The present study possesses several limitations of note. The main limitation of this study was the use of a database with limited information, as the database did not include information regarding symptoms or physical examination results. In addition, the number of operations could be only analyzed as quantile-categories. Therefore, we were unable to strictly evaluate the suitability of preoperative blood tests for each patient in the present study. In addition, the database contained information from a limited population of participants. Because the database contained only insurance claim-based data accumulated from medium-to-large scale companies in Japan, it only included data for employees under the age of 75 and their families. Therefore, we were unable to examine the influence of patient age on preoperative blood testing. Indeed, previous studies have reported that advanced age is a risk factor for perioperative events and complications, even in low-risk surgeries [30]. Additional investigations involving older adults are thus required to more fully elucidate the influence of patient-based and/or institutional-based factors on the rate of preoperative blood testing.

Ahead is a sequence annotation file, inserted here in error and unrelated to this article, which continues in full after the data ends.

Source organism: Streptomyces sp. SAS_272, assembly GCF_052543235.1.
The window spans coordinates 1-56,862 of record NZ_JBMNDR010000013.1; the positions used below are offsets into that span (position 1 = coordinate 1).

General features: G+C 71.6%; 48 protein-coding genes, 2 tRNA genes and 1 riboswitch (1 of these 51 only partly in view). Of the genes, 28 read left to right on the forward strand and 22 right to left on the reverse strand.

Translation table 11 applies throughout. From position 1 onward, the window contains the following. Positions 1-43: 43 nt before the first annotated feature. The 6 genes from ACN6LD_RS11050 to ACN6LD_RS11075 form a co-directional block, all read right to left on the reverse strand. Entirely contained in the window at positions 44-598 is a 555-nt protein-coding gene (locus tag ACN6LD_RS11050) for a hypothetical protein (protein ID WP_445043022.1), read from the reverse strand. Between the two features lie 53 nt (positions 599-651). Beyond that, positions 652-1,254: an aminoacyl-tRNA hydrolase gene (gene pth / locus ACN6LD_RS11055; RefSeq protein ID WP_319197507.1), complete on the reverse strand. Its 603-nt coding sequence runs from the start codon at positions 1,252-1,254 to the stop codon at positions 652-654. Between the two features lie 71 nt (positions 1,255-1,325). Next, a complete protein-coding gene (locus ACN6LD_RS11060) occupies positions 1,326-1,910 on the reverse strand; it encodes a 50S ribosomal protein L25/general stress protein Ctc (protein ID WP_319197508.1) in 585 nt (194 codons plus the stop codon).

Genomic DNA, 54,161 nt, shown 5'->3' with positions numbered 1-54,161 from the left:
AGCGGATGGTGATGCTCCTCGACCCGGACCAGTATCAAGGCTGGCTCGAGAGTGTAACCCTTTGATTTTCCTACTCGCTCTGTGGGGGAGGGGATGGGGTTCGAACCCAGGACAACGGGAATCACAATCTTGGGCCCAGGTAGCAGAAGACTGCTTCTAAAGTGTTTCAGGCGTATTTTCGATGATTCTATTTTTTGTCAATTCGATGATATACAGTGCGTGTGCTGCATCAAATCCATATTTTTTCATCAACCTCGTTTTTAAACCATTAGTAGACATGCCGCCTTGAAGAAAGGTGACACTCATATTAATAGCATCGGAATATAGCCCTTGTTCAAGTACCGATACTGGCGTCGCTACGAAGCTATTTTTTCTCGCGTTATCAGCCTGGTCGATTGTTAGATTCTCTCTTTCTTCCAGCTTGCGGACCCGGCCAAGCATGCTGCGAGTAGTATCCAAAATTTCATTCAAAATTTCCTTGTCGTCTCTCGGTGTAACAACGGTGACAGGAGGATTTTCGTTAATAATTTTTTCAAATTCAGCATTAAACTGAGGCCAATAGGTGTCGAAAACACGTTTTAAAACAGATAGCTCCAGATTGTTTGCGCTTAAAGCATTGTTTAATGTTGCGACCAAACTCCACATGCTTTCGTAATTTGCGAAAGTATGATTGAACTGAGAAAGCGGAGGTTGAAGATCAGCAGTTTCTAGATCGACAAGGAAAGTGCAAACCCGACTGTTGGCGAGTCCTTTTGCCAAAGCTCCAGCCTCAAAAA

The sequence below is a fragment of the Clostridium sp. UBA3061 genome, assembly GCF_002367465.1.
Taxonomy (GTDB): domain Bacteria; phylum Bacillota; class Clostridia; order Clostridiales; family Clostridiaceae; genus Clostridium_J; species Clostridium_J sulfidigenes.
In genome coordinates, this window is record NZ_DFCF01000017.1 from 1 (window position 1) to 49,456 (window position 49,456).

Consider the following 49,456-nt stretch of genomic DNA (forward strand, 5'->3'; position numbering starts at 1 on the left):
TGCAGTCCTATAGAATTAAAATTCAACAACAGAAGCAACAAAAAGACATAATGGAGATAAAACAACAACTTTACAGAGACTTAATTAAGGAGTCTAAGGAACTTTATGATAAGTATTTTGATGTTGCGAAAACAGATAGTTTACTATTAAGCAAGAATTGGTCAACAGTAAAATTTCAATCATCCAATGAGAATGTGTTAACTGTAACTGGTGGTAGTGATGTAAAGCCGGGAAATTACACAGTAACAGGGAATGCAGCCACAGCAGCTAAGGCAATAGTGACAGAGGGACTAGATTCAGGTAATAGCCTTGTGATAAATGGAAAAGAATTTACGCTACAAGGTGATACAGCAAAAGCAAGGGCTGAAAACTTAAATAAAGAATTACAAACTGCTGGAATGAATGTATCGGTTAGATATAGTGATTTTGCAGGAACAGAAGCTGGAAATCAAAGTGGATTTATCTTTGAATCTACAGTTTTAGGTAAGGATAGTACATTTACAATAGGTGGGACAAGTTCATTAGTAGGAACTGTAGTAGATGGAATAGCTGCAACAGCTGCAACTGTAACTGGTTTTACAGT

5. Conclusion

In conclusion, our findings indicate that preoperative blood testing prior to low-risk surgery is influenced by institutional factors, such as institution size, suggesting that Bayesian approaches can be used to develop guidelines aimed at reducing excessive preoperative testing. Future studies should investigate the influence of additional patient characteristics (e.g., age) in a more varied population in order to establish the most appropriate guidelines.